Washington, Beijing Hope To Finish Trade Deal During Next Round Of Talks
We hadn’t heard much on the US-China trade talks in recent days as the Trump administration appeared content to sit back and watch stocks rip to fresh all-time highs. But after Larry Kudlow told a reporter during a public appearance on Tuesday that talks were making progress and that he was “cautiously optimistic” about the prospects for a deal, a flurry of reports out overnight affirmed that the next – and hopefully final – round of negotiations will begin in Beijing next week.
According to Bloomberg, Treasury Secretary Steve Mnuchin and Trade Rep. Robert Lighthizer will travel to Beijing on Tuesday as both sides hope to hammer out a final deal by the end of May.
Talks starting next Tuesday “will cover trade issues including intellectual property, forced technology transfer, non-tariff barriers, agriculture, services, purchases and enforcement,” the White House said in a statement.
Answering a question from a reporter during an appearance at the National Press Club, Kudlow said the final deal would be more sweeping in scope than “anything in the history of US-China trade.”
“We’re not there yet, but we’ve made a heck of a lot of progress,” Kudlow said.
“We’ve come further and deeper, broader, larger-scale than anything in the history of U.S.-China trade.”
“We’ve gotten closer and we’re still working on the issues, so-called structural issues, technology transfers,” Kudlow added. “Ownership enforcement is absolutely crucial. Lowering barriers to buy and sell agriculture and industrial commodities. It’s all on the table.”
The following week, Chinese officials led by Vice Premier Liu He will travel to Washington for discussions set to begin on May 8. By the end of that week, officials on both sides reportedly hope to have a deal in hand that could potentially be signed in Japan later in May during President Trump’s visit to the country to meet new emperor Crown Prince Naruhito.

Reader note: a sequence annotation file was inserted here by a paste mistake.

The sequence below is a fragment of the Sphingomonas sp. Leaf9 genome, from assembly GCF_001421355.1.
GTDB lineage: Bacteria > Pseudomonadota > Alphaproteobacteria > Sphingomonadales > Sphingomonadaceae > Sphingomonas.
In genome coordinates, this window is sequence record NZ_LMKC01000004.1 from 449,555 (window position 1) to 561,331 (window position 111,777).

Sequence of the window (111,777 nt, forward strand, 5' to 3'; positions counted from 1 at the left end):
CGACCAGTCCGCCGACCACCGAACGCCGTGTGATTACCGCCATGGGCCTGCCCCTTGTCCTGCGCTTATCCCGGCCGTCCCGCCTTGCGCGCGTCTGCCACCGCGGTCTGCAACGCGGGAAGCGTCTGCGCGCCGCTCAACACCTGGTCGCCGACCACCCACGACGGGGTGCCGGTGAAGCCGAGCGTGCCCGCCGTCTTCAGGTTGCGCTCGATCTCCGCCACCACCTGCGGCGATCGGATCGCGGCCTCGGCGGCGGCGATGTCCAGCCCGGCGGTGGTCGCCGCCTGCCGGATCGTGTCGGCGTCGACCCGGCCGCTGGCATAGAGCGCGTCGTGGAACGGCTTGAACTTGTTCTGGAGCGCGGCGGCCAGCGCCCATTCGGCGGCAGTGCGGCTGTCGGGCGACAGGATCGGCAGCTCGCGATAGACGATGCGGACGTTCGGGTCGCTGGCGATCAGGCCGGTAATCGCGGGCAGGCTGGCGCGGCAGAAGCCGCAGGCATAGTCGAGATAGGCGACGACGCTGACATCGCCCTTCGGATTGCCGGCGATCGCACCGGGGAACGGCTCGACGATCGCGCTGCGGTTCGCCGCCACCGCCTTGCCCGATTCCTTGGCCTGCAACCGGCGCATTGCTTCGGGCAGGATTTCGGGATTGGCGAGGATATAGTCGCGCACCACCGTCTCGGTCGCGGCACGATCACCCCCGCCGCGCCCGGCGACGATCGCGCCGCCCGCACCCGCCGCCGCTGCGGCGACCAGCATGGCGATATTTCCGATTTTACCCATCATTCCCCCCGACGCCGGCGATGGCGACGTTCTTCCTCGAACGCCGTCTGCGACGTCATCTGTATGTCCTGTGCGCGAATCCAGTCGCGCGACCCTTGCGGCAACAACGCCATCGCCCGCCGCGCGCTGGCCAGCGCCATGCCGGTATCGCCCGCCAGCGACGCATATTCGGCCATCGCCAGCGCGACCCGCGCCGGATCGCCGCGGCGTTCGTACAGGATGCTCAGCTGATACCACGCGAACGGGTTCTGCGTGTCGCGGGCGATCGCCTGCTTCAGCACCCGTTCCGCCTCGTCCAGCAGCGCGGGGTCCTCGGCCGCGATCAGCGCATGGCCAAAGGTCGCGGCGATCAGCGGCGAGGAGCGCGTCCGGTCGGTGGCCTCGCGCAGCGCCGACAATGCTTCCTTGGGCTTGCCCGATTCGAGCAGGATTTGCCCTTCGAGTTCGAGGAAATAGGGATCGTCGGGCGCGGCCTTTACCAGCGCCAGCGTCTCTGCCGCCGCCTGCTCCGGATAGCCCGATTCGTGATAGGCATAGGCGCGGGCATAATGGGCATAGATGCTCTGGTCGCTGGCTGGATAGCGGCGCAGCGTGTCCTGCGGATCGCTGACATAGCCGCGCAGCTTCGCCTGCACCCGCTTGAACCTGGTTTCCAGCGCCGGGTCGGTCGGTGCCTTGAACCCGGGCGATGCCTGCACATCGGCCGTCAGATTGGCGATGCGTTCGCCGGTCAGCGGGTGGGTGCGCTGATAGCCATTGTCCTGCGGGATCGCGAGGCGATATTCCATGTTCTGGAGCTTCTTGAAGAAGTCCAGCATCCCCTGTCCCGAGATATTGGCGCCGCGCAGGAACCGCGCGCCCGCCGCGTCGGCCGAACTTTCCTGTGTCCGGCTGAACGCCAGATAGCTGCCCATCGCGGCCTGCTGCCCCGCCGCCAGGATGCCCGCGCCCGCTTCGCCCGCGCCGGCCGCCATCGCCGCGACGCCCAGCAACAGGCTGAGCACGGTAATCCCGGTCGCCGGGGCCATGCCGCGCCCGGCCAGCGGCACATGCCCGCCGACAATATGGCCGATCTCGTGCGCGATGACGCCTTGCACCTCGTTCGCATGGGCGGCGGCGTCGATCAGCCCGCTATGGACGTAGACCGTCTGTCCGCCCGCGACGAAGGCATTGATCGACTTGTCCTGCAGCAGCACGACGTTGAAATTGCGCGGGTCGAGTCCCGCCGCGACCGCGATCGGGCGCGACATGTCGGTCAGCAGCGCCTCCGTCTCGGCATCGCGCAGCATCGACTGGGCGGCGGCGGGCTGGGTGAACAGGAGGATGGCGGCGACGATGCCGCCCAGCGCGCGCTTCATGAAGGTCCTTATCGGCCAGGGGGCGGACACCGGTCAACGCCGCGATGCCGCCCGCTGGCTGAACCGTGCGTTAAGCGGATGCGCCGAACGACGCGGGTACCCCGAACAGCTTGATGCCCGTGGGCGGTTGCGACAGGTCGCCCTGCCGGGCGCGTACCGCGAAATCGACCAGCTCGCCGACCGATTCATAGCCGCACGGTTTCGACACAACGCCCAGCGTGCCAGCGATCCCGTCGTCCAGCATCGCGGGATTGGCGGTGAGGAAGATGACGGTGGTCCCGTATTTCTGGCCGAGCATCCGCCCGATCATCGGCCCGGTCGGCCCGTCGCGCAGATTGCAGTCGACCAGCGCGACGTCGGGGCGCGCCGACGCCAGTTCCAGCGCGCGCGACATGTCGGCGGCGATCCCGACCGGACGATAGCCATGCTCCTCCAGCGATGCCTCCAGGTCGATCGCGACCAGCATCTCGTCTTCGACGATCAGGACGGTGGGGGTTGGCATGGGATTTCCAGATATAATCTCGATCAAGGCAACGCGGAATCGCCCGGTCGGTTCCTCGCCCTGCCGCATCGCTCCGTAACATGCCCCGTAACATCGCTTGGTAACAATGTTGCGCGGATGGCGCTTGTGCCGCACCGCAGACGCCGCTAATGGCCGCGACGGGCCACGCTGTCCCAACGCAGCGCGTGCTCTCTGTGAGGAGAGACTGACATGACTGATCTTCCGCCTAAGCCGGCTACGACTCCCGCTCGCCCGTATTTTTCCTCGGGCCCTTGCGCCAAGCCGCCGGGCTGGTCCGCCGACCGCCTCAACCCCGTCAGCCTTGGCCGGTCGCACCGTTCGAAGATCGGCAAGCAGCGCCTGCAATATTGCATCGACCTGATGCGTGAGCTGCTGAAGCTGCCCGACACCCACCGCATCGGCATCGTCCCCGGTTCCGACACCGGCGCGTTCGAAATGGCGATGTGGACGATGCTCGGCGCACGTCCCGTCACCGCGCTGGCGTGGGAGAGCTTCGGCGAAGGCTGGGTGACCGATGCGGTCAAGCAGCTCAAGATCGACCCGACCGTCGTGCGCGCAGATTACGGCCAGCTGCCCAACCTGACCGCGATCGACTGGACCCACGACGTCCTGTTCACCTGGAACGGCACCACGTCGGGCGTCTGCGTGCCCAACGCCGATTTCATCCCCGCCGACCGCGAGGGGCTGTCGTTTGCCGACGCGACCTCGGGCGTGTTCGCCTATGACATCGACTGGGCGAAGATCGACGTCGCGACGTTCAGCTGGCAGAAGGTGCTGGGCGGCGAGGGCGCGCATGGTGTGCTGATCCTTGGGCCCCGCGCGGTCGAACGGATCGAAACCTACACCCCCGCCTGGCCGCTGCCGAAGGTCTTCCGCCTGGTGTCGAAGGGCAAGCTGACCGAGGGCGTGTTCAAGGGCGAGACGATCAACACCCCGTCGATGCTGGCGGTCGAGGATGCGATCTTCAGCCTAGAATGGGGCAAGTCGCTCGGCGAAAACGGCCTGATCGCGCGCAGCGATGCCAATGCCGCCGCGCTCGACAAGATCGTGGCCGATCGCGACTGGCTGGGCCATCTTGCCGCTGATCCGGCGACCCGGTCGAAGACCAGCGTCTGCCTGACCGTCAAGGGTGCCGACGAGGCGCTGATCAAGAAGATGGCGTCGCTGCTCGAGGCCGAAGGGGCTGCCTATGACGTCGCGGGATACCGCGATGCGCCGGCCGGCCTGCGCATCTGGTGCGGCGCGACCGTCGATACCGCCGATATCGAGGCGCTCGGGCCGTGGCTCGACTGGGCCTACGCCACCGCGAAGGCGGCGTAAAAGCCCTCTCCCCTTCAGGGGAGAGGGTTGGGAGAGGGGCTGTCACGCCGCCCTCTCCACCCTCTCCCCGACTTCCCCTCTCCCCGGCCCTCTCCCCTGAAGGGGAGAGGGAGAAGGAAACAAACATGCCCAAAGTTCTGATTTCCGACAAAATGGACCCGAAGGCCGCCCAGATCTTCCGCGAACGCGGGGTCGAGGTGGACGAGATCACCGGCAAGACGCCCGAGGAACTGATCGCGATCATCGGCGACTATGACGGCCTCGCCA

Officials hope to announce that a deal has been reached, as well as plans for a signing summit, during Liu’s visit to Washington.
Still, one Chinese official noted that the US must still agree to some concessions before a deal can be finalized.
“The intense meetings indicated that the two sides have the pressure and willingness to reach a deal,” said Zhou Xiaoming, a former Chinese Ministry of Commerce official and diplomat. “But whether a deal can be reached or not, depends on both sides needing to show understanding and make concessions.”
American and Chinese officials have reportedly been in regular contact via teleconference since Liu’s last visit to Washington in early April. The two biggest obstacles to a deal remain an agreement on enforcement – Mnuchin had previously said the two sides had agreed to open ‘enforcement bureaus’ and reports said Trump was considering leaving the issue to his successor by setting a target of 2025 for China to fulfill its pledges. The fact that they haven’t been ironed out means the Trump Administration hasn’t entirely caved, at least not yet.
Another enforcement plan would involve an agreement for China and the US to unilaterally impose sanctions over suspected violations after a bilateral consultation. That might involve both sides foregoing their rights to retaliate and bring up challenges with the WTO.
Also, the issue of the US removing some or all of the trade war tariffs remains a problem for Beijing.
Despite these longstanding obstacles, analysts remain optimistic that a deal will be reached in the near future.
“The cake is almost baked, so this should be the final back-and-forth. There is relatively little left to tie down substantively, and the optics look better for the Chinese if these visits look reciprocal,” said Leland Miller, chief executive officer of China Beige Book, an economics consulting firm.
Miller added that the deal has largely already been priced in by markets, which means that while stocks might not see any more upside once a deal is struck, the agreement could trigger a ‘sell the news’-type reaction. Or worse, if it does ultimately fall through, or if the can is kicked down the road, stocks could throw a tantrum.